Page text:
Four Hundred Souls: A Community History of African America, 1619-2019 – Book Review Podcast
Four Hundred Souls, is an essential collection that carries lesser-known historical occasions to the front line. It has noteworthy contributions from different authors, journalists, activists, historians, and many more. Starting with the first slave transport that brought Africans to America in 1619. These 90 leading Black voices present to us a remarkable history lesson that effectively balances historical and individual context. I bought Four Hundred Souls, trusting that it would contain a couple of fascinating stories. Stories that will help give more context and background to what we know about Black History Month. It ended up being considerably more educational, painful, moving, and motivational than I suspected.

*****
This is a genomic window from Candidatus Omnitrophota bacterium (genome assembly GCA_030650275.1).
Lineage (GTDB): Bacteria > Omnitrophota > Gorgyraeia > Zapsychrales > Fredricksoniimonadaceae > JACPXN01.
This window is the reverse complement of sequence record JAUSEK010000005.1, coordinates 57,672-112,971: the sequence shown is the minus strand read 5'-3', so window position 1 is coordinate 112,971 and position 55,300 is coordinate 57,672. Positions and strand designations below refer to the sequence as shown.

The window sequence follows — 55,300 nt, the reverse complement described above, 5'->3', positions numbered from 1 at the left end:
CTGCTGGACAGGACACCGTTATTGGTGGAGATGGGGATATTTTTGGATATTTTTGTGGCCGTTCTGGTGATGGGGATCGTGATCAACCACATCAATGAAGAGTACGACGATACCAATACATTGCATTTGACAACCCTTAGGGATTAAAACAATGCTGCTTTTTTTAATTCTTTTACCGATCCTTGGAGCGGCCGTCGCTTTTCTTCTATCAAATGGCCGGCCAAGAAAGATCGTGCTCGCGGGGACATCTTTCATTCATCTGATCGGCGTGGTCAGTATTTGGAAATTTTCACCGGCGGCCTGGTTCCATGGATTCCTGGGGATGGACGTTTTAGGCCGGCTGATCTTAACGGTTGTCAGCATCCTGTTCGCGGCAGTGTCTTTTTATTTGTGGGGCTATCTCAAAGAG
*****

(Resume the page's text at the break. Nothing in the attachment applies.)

Four Hundred Souls describes itself as “A Community History,” and that is actually the best description I could think of. The tales that are told by many various authors, don’t attempt to tell a cohesive overall narrative, or even essentially adhere to an overall subject. It rather are basically records of day to day routines experienced in the past 400 years. You will find some astonishing and historically significant contributions to America. Also you will find some painful and miserable stories that feature the injustice of the past. The poems included all through the book add some beauty and now and then some hope. despite certain difficulties that are practically impossible for current Americans to envision.
I feel that this sort of sharing of individual records, truly adds a human component to history. It is one thing to hear about how African Americans were dealt with insensitively. However, it is something else to find out about a SPECIFIC individual, and what their life was like. It helps to remind us that these where people, much the same as we are. They also had expectations and dreams and fears. This makes the pain that they experienced appear to be more striking and genuine, to me at least.
Telling stories like this, somehow or another feels like it is honouring the traditions of some of the African cultures.